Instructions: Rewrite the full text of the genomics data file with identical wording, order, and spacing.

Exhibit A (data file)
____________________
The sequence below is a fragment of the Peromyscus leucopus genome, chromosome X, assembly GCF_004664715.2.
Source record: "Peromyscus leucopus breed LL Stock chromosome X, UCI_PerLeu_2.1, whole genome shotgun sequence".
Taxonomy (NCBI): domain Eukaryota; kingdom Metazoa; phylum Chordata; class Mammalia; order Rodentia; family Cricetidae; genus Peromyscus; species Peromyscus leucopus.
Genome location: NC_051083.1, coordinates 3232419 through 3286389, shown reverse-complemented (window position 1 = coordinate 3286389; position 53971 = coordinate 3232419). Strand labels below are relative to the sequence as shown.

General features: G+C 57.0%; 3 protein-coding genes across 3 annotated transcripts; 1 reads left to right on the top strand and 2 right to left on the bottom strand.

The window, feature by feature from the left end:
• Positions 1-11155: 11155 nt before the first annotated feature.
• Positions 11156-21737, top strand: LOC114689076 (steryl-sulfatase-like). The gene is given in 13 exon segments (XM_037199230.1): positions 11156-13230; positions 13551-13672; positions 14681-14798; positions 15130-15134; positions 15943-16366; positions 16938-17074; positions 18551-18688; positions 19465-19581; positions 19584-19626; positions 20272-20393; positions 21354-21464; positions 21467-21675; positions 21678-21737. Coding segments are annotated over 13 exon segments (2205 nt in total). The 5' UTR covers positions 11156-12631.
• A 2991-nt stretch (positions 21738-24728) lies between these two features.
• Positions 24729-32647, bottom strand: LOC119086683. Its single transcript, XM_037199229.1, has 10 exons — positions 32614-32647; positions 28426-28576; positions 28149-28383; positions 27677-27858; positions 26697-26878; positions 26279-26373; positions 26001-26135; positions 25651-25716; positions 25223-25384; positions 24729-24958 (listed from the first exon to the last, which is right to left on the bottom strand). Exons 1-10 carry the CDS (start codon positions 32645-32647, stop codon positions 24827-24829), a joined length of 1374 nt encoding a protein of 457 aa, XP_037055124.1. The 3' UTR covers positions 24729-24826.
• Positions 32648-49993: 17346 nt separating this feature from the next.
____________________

The sequence below is a fragment of the Peromyscus leucopus genome, chromosome X, assembly GCF_004664715.2.
Source record: "Peromyscus leucopus breed LL Stock chromosome X, UCI_PerLeu_2.1, whole genome shotgun sequence".
Taxonomy (NCBI): domain Eukaryota; kingdom Metazoa; phylum Chordata; class Mammalia; order Rodentia; family Cricetidae; genus Peromyscus; species Peromyscus leucopus.
Genome location: NC_051083.1, coordinates 3232419 through 3286389, shown reverse-complemented (window position 1 = coordinate 3286389; position 53971 = coordinate 3232419). Strand labels below are relative to the sequence as shown.

General features: G+C 57.0%; 3 protein-coding genes across 3 annotated transcripts; 1 reads left to right on the top strand and 2 right to left on the bottom strand.

The window, feature by feature from the left end:
• Positions 1-11155: 11155 nt before the first annotated feature.
• Positions 11156-21737, top strand: LOC114689076 (steryl-sulfatase-like). The gene is given in 13 exon segments (XM_037199230.1): positions 11156-13230; positions 13551-13672; positions 14681-14798; positions 15130-15134; positions 15943-16366; positions 16938-17074; positions 18551-18688; positions 19465-19581; positions 19584-19626; positions 20272-20393; positions 21354-21464; positions 21467-21675; positions 21678-21737. Coding segments are annotated over 13 exon segments (2205 nt in total). The 5' UTR covers positions 11156-12631.
• A 2991-nt stretch (positions 21738-24728) lies between these two features.
• Positions 24729-32647, bottom strand: LOC119086683. Its single transcript, XM_037199229.1, has 10 exons — positions 32614-32647; positions 28426-28576; positions 28149-28383; positions 27677-27858; positions 26697-26878; positions 26279-26373; positions 26001-26135; positions 25651-25716; positions 25223-25384; positions 24729-24958 (listed from the first exon to the last, which is right to left on the bottom strand). Exons 1-10 carry the CDS (start codon positions 32645-32647, stop codon positions 24827-24829), a joined length of 1374 nt encoding a protein of 457 aa, XP_037055124.1. The 3' UTR covers positions 24729-24826.
• Positions 32648-49993: 17346 nt separating this feature from the next.